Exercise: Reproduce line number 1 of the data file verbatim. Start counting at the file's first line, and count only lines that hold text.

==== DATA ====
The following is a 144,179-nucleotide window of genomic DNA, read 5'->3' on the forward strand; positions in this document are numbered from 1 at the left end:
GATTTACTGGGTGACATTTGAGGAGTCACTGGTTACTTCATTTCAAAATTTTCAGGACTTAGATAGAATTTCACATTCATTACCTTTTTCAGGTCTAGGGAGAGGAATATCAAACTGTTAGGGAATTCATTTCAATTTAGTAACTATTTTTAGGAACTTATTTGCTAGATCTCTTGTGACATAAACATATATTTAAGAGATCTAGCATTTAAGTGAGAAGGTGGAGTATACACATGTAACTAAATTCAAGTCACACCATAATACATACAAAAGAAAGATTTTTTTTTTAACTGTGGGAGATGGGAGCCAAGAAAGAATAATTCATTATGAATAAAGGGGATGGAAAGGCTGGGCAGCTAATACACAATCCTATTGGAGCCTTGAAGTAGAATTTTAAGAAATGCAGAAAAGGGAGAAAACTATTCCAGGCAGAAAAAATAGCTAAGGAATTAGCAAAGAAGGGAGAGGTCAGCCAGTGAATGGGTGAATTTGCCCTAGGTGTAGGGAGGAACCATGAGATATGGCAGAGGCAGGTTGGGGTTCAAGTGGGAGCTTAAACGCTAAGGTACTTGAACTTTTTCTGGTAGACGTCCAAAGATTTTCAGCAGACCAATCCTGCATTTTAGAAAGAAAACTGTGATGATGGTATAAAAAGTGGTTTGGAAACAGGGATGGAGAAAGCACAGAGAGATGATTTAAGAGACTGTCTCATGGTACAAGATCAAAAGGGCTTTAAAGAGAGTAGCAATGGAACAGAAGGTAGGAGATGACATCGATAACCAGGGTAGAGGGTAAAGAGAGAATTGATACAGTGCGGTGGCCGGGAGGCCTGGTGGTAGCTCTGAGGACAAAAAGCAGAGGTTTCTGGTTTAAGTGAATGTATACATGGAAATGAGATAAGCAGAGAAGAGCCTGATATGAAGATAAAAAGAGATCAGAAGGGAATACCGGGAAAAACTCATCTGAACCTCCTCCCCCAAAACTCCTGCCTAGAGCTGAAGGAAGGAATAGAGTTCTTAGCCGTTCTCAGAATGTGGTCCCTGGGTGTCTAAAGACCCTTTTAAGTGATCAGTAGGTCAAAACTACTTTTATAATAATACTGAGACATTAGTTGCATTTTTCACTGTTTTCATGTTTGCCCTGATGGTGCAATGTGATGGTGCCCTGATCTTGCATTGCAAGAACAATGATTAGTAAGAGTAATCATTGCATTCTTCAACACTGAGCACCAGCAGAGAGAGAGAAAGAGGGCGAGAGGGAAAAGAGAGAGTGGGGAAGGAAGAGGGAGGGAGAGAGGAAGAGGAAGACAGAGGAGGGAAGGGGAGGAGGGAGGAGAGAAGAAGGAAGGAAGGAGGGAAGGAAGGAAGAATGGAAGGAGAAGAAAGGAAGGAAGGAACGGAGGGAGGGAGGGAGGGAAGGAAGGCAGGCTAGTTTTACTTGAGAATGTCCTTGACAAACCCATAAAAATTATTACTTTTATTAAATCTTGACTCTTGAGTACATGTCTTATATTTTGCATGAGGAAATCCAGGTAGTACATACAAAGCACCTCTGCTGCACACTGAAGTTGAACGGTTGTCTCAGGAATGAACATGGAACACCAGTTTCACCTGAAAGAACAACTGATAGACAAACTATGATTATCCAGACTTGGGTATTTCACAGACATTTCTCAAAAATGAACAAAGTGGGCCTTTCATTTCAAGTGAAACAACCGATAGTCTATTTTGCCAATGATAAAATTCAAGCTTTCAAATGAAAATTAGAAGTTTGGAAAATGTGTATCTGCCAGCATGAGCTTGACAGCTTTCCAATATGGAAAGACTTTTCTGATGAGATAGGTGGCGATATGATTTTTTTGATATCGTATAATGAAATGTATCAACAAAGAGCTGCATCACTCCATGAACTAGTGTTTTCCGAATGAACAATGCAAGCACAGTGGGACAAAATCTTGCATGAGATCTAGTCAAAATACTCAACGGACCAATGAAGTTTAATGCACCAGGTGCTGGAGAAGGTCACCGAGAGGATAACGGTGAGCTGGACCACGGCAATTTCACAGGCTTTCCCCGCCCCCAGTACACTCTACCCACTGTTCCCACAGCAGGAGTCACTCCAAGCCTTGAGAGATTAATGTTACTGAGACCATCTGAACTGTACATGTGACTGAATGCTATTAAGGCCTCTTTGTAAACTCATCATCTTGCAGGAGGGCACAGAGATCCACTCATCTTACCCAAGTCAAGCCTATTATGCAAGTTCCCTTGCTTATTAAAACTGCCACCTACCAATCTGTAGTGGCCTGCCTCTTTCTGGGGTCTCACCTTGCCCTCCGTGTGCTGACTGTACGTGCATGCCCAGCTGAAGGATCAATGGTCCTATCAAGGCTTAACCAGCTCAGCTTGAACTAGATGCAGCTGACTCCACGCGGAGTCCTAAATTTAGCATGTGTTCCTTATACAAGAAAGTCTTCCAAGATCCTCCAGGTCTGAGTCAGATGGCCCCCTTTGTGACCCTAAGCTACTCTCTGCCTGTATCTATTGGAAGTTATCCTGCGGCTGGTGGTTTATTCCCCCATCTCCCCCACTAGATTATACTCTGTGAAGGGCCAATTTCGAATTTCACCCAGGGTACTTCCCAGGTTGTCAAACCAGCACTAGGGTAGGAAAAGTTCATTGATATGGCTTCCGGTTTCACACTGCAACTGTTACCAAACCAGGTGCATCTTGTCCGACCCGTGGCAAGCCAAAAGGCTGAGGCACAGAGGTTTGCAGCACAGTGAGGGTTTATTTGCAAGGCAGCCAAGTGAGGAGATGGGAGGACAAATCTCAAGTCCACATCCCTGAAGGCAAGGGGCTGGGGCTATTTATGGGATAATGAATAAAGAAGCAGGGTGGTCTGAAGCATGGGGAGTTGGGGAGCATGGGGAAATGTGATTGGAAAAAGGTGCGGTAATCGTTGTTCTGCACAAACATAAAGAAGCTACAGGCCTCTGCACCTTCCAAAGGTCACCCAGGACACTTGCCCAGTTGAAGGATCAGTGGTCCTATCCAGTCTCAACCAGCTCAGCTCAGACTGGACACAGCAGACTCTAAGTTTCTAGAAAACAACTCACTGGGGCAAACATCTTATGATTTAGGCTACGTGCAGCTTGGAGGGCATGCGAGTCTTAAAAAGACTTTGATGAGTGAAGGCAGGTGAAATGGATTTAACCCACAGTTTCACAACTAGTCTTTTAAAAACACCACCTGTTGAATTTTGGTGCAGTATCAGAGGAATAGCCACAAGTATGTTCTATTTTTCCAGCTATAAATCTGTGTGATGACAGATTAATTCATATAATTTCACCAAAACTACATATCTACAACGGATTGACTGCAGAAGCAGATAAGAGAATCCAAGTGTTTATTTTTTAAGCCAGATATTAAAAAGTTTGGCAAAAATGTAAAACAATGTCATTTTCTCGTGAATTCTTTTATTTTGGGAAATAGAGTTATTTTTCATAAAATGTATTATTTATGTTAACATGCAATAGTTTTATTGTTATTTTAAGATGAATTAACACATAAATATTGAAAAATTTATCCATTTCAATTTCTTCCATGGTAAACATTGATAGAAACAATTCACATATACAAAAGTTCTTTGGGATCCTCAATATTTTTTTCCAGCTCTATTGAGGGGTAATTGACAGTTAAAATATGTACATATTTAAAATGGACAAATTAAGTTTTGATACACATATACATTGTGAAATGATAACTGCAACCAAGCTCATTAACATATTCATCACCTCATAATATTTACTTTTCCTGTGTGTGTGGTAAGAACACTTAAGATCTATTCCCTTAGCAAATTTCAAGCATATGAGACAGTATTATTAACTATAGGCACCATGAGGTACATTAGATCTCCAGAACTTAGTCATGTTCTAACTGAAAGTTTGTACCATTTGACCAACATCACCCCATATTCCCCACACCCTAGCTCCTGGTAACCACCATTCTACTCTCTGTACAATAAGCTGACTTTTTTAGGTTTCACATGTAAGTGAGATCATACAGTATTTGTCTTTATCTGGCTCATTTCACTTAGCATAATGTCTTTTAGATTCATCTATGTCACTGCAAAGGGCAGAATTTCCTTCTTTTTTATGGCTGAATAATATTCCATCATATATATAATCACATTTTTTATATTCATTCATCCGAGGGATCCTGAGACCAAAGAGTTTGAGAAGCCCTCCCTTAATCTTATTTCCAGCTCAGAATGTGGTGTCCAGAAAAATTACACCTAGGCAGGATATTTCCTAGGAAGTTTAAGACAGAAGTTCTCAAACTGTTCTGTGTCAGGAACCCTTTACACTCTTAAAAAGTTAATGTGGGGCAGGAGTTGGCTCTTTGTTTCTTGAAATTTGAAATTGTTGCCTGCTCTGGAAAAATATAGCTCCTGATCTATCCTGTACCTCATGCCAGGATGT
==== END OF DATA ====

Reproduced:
The following is a 144,179-nucleotide window of genomic DNA, read 5'->3' on the forward strand; positions in this document are numbered from 1 at the left end: